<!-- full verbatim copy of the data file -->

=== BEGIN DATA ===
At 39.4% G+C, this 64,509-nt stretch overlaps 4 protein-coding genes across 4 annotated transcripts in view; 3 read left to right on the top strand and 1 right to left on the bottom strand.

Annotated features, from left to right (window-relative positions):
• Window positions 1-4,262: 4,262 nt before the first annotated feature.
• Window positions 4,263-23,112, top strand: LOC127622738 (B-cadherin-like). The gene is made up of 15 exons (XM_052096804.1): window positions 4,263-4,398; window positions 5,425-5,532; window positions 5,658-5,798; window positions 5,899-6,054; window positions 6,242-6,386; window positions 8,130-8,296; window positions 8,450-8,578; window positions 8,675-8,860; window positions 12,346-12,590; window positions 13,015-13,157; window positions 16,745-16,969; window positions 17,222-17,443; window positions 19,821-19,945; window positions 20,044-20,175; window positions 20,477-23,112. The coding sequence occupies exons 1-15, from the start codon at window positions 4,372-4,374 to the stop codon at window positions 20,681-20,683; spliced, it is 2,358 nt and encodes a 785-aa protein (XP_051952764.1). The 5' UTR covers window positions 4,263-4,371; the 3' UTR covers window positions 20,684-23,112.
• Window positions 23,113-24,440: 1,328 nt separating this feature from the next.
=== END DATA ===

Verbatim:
At 39.4% G+C, this 64,509-nt stretch overlaps 4 protein-coding genes across 4 annotated transcripts in view; 3 read left to right on the top strand and 1 right to left on the bottom strand.

Annotated features, from left to right (window-relative positions):
• Window positions 1-4,262: 4,262 nt before the first annotated feature.
• Window positions 4,263-23,112, top strand: LOC127622738 (B-cadherin-like). The gene is made up of 15 exons (XM_052096804.1): window positions 4,263-4,398; window positions 5,425-5,532; window positions 5,658-5,798; window positions 5,899-6,054; window positions 6,242-6,386; window positions 8,130-8,296; window positions 8,450-8,578; window positions 8,675-8,860; window positions 12,346-12,590; window positions 13,015-13,157; window positions 16,745-16,969; window positions 17,222-17,443; window positions 19,821-19,945; window positions 20,044-20,175; window positions 20,477-23,112. The coding sequence occupies exons 1-15, from the start codon at window positions 4,372-4,374 to the stop codon at window positions 20,681-20,683; spliced, it is 2,358 nt and encodes a 785-aa protein (XP_051952764.1). The 5' UTR covers window positions 4,263-4,371; the 3' UTR covers window positions 20,684-23,112.
• Window positions 23,113-24,440: 1,328 nt separating this feature from the next.